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50 Cards in this Set

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Jomon
10,000-300 BC
Around 10,000 BC, nomadic hunters and food gatherers began to settle throughout Japan
This began a Paleolithic period, called the Jomon period where crude stone tools were made.
Crude pottery was made without a potter’s wheel (Jomon). Japanese had nothing (no writing system, no metallurgy).
First the Ainu-"proto Caucasians" came from the north before the Yayoi period (500BC-500AD
Yayoi
During the Yayoi period Mongolians from Korea came to Japan
Around the same time, Polynesian people, who were short and worshipped a Sun-goddess, Amaterasu, arrive from the south pacific. (The Japanese are shorter than the Chinese because of this).
Then people who brought wet rice to Japan arrive from southeast Asia (one of the most important elements of an Asian civilization).
Ainu
"proto Caucasians" came from the north before the Yayoi period
Shinto
the way of the Gods, Japanese religion
Nihon
Japanese for Land of the Rising Sun, Japanese name for Japan
Amaterasu
the sun goddess, supreme goddess in Shinto, gave birth to the Yamato clan
Kami
Gods of the Shinto, clans used certain gods as patrons.
Jimmu Tenno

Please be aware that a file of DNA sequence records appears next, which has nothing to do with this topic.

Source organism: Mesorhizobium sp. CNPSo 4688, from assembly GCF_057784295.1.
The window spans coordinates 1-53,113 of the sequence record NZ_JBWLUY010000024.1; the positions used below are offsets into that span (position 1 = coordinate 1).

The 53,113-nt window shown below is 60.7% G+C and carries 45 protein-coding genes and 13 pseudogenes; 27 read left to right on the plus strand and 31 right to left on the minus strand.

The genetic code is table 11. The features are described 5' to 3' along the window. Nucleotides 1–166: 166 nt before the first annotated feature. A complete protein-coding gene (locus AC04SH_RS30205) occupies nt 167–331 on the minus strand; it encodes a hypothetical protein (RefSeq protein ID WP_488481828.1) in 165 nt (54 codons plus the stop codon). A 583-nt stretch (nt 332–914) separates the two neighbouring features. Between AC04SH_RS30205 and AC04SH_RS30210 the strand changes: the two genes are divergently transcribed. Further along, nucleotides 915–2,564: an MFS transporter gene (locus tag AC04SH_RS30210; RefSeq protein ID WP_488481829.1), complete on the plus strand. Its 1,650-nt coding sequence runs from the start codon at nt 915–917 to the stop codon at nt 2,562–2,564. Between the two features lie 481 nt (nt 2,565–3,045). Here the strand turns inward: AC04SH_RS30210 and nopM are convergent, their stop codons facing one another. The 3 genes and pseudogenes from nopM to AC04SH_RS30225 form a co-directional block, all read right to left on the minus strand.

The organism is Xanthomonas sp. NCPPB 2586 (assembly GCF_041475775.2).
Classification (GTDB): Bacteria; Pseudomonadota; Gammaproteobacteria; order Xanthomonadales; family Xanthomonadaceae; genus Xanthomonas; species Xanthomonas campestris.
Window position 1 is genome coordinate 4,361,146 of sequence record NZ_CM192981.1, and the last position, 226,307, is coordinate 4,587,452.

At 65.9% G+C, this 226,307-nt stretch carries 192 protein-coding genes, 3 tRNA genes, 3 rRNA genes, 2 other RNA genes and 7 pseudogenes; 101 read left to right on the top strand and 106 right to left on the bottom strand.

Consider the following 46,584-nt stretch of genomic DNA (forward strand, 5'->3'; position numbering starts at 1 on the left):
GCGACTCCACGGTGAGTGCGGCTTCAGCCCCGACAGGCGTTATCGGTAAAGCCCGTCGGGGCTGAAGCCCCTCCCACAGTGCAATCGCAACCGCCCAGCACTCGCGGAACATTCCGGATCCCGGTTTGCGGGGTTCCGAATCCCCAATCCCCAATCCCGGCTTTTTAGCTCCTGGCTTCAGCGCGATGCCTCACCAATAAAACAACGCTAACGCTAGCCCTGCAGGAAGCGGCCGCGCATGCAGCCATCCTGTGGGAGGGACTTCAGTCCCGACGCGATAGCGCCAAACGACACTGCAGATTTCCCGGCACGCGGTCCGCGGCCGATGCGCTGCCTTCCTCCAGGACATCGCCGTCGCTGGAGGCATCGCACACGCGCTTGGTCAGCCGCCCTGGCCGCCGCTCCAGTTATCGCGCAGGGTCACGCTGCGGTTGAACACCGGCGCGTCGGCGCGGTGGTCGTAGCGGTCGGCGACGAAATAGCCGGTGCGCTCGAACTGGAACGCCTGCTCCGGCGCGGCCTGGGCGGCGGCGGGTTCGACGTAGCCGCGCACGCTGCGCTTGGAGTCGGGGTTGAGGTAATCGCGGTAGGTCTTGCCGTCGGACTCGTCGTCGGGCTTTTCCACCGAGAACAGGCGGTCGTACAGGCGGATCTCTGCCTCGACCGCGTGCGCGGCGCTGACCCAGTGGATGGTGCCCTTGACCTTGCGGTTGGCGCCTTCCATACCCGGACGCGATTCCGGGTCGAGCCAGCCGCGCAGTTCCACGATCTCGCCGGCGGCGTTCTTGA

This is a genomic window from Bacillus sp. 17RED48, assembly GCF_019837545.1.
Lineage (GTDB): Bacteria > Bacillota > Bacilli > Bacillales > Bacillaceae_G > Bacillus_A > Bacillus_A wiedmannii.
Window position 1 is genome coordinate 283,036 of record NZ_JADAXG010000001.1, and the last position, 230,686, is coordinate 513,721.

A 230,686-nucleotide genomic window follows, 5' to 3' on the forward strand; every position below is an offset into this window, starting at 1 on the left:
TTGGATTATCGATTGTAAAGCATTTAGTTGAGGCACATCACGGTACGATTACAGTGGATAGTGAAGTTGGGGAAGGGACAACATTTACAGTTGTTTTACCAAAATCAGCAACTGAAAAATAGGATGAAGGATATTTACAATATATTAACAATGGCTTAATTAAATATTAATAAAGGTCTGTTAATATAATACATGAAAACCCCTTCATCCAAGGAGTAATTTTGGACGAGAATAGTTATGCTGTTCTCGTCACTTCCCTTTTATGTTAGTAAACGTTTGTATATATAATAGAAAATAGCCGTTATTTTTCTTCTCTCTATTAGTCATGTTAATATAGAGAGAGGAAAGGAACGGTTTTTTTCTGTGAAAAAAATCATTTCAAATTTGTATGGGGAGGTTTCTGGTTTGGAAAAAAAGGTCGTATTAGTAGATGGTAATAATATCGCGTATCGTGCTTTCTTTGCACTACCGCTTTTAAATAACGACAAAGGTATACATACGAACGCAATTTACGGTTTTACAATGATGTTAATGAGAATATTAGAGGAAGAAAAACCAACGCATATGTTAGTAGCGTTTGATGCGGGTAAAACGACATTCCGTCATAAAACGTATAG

was the first emperor of Japan and the first member of the Yamato clan, supposedly the grandson of Amaterasu
Hokkaido
northern island of Japan
Honshu
middle island of Japan
Shikoku
smallest island of Japan, south of Honshu.
Kyushu
southernmost island of Japan
Haniwa
large clay figures placed on top of tombs of emperors. Building the tombs was a way of controlling the people. The Hanwa were supposed to protect the king in the afterlife. Many of them show evidence of a proto-samurai
Shotuoku Taishi
Prince Taishi, wrote the 17 article constitution
17 Article constitution
said that Chinese culture was to be copied in every way: language, architecture, art, Confucian ethics, Buddhism (not interfering with Shinto), and government. Buddhist temples became centers of Chinese culture
Taika reforms (645)
After defeating the Soga, the Fujiwara (formerly named Nakatomi) created the Taika reform to solidify their new position as second in command under the emperor. Clans were forced to surrender land to the emperor for an exchange for an important government position. The Emp. Japan owned all the land, but the clan leaders were given power as governors over their previous landholdings.